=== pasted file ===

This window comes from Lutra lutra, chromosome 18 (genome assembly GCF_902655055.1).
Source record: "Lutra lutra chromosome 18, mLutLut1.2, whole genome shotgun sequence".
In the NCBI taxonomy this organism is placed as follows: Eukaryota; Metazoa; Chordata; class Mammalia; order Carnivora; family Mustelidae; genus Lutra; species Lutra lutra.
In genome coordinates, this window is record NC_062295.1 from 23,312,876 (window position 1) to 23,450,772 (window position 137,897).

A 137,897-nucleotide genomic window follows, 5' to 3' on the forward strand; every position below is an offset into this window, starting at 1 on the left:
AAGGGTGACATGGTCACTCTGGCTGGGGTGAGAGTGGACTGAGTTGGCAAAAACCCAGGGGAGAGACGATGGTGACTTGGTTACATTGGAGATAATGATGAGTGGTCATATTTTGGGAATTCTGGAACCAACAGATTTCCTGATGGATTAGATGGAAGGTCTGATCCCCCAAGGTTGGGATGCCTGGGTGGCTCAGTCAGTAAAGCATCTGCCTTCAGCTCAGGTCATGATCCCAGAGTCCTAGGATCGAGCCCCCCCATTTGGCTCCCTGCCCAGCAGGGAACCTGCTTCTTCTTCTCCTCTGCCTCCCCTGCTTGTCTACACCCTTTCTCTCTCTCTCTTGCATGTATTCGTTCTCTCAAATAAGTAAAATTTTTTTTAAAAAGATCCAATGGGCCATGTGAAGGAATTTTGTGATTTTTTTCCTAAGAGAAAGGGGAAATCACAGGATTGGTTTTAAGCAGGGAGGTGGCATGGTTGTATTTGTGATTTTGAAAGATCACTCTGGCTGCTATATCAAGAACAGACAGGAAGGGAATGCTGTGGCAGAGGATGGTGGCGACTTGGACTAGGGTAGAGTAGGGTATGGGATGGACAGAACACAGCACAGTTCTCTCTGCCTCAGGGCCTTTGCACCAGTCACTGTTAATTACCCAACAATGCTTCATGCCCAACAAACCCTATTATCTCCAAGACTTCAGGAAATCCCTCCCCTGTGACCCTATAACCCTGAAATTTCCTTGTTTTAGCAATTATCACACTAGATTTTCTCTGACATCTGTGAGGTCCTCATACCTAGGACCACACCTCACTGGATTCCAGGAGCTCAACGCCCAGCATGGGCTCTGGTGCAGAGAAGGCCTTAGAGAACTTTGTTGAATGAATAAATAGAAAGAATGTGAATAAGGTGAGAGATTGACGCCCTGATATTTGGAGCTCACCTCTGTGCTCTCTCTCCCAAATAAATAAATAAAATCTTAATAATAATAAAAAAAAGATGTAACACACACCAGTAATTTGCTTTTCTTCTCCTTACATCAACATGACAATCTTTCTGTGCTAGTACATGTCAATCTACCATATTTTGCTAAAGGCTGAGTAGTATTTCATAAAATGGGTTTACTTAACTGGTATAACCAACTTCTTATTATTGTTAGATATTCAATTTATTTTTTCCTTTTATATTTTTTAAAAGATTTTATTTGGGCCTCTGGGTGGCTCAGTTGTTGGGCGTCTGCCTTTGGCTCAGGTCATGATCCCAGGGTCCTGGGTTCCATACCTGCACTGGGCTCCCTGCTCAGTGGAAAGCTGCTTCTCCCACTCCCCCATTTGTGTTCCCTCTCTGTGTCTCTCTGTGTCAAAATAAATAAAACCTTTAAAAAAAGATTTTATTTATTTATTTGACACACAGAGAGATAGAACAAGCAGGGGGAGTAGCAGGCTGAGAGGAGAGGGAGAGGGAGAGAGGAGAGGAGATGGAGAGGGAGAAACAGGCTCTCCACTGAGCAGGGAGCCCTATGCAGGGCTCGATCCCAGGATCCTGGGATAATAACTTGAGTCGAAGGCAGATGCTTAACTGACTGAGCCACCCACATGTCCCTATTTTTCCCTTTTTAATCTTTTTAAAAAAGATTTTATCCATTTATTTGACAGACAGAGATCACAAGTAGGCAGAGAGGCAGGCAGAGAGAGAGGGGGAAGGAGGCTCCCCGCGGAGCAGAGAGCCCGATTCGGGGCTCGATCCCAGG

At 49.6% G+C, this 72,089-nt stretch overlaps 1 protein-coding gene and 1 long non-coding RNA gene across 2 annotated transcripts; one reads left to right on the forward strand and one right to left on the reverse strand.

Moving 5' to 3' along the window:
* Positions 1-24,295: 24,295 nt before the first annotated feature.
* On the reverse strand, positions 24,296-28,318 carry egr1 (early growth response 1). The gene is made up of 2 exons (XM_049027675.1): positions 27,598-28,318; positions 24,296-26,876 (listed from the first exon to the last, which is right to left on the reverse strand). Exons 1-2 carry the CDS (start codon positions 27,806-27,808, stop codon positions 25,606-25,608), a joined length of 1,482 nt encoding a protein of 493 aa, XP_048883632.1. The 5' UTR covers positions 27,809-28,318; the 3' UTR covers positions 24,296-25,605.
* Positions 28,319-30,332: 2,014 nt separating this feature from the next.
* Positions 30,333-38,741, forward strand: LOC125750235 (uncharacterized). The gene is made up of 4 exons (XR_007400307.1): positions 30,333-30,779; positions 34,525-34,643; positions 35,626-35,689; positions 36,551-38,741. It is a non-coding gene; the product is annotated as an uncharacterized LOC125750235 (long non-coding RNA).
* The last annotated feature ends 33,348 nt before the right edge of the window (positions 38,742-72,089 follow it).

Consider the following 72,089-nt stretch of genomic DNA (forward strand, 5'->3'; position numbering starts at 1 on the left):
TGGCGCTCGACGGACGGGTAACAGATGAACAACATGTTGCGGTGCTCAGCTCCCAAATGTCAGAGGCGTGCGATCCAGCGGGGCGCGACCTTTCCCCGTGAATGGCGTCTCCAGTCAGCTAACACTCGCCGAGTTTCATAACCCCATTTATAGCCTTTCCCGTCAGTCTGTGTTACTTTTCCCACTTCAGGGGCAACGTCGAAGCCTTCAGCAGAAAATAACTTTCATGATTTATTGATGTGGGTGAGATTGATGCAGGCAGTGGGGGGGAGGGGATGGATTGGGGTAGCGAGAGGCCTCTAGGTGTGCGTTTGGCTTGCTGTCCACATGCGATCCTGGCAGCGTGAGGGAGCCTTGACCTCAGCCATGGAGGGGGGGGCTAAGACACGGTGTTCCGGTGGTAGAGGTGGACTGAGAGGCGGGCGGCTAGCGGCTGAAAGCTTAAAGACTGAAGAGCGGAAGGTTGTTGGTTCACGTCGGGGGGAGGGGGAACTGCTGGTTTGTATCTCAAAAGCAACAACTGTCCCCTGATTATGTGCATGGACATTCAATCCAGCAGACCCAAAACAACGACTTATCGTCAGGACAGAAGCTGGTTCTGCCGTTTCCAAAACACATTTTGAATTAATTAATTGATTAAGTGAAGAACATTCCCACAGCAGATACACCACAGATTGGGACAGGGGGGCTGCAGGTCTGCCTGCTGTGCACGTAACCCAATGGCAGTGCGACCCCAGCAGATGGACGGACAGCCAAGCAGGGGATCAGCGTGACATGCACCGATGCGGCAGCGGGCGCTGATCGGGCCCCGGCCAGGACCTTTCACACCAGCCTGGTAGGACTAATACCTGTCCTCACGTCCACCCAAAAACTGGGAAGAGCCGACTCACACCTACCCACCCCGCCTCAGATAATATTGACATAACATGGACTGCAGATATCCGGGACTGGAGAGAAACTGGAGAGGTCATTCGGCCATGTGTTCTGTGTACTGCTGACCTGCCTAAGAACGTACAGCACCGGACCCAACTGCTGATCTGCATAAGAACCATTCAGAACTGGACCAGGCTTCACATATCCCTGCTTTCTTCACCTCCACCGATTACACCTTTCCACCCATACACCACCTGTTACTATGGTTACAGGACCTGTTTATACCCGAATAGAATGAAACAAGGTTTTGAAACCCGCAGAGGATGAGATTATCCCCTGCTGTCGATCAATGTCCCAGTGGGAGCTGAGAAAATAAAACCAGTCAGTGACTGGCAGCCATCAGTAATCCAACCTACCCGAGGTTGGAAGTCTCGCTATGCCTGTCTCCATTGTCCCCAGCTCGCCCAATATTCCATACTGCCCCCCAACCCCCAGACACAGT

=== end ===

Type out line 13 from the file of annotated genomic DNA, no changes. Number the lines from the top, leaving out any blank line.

* The last annotated feature ends 33,348 nt before the right edge of the window (positions 38,742-72,089 follow it).